Celebrate American independence with this delightful picture book as you travel to Revolutionary America and meet the amazing Amelia Simmons: mother's helper, baker of delectable cakes, and soon-to-be authoress of the first American cookbook!
Master of the historical fiction picture book Deborah Hopkinson takes us back to late eighteenth-century America and the discombobulated home of Mrs. Bean, mother of six strapping sons, who simply can't manage—until Amelia Simmons arrives and puts things in order. And how well she cooks—everything from flapjacks to bread pudding to pickled cucumbers! She even invents new recipes using American ingredients like winter squash. Best of all, she can bake, and to honor the brand-new president, George Washington, she presents him with thirteen Independence Cakes—one for each colony. "Delicious!" he proclaims. Author's Note and original recipe included!
Praise for Abe Lincoln Crosses a Creek by Deborah Hopkinson:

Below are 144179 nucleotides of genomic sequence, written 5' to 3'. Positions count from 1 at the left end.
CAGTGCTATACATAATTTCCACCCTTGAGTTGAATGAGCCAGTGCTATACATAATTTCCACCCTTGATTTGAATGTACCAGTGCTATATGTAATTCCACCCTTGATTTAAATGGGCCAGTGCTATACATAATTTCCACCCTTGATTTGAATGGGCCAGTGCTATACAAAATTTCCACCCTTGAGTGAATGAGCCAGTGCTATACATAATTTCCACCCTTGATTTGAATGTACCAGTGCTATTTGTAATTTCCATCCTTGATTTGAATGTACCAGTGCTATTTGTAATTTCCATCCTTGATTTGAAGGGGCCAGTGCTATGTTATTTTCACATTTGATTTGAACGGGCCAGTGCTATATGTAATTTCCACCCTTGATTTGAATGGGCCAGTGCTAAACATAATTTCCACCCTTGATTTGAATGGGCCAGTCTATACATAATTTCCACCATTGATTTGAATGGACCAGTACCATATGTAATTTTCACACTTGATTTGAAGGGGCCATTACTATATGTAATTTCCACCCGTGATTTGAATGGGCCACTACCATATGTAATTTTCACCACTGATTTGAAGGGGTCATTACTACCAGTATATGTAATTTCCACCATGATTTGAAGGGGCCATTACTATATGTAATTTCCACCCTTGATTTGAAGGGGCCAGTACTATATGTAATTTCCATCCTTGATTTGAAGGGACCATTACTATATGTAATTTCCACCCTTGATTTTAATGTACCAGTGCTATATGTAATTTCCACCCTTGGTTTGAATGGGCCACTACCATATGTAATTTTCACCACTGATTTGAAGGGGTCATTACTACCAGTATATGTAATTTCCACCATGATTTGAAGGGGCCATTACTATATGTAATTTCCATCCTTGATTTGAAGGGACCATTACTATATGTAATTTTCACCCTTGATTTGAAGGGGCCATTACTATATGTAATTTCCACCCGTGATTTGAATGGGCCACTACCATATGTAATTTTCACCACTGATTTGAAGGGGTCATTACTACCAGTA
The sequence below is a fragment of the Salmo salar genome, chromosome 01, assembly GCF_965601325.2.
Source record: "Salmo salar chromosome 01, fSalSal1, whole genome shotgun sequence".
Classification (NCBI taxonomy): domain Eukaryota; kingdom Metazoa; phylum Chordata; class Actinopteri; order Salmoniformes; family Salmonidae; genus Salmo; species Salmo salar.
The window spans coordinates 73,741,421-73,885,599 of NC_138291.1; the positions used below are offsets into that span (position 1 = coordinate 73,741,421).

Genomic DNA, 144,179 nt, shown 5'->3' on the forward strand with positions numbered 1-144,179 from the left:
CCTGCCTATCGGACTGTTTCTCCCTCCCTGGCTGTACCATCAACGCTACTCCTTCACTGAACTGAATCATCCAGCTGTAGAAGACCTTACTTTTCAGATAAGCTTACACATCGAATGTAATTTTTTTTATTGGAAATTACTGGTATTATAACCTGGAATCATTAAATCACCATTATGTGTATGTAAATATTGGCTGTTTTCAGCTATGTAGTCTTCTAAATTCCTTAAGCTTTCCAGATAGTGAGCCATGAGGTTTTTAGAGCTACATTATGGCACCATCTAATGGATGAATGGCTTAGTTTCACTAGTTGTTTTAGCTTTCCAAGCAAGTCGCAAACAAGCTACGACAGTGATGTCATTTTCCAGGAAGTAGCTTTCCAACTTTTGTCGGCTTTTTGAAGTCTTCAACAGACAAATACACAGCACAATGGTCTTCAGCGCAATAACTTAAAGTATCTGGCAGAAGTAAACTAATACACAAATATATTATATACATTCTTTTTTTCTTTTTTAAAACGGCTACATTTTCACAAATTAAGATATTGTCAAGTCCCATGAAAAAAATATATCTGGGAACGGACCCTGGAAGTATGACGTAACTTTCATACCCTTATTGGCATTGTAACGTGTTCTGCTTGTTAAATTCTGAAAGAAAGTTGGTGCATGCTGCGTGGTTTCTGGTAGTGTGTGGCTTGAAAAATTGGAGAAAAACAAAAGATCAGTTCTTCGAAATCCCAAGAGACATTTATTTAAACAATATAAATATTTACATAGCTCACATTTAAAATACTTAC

“Abe Lincoln, a storyteller of great repute, would be hard-pressed to beat Hopkinson’s considerable skills.” —The Horn Book Magazine
Praise for This Is My Dollhouse by Giselle Potter:
"Celebrates the best of free play, capturing what it's like to be fully engaged and inspired." —The New York Times
*“Downright charming watercolor-and-ink illustrations invite close inspection.” —Kirkus Reviews, Starred
Next to nothing is known about Amelia Simmons, whose American Cookery, published in 1796, was the first cookbook to be written by an American and to incorporate native ingredients. So Hopkinson (Steamboat School) and Potter (This Is My Dollhouse) create a lively backstory for this culinary revolutionary. Orphaned and sent to work as a housemaid for the frazzled Mrs. Bean, Amelia impresses with her unflappable demeanor and soon takes over the kitchen. "We are independent now," she tells Mrs. Bean. "I want to learn good, plain American cookery and share recipes with my fellow citizens." She wows the Bean children with cornmeal flapjacks and President Washington with a slice of Independence Cake created for his inauguration. Hopkinson's text can be a little on the nose ("You've brightened our lives like a star on the flag," says Mrs. Bean), but Potter's signature rendering style is an ideal match for the subject matter, her flattened perspectives, understated expressions, and creamy colors harking back to 18th-century portraiture. Both budding chefs and those who happily (and patriotically) consume their handiwork will eat this up. Ages 4 8. Author's agent: Steven Malk, Writers House.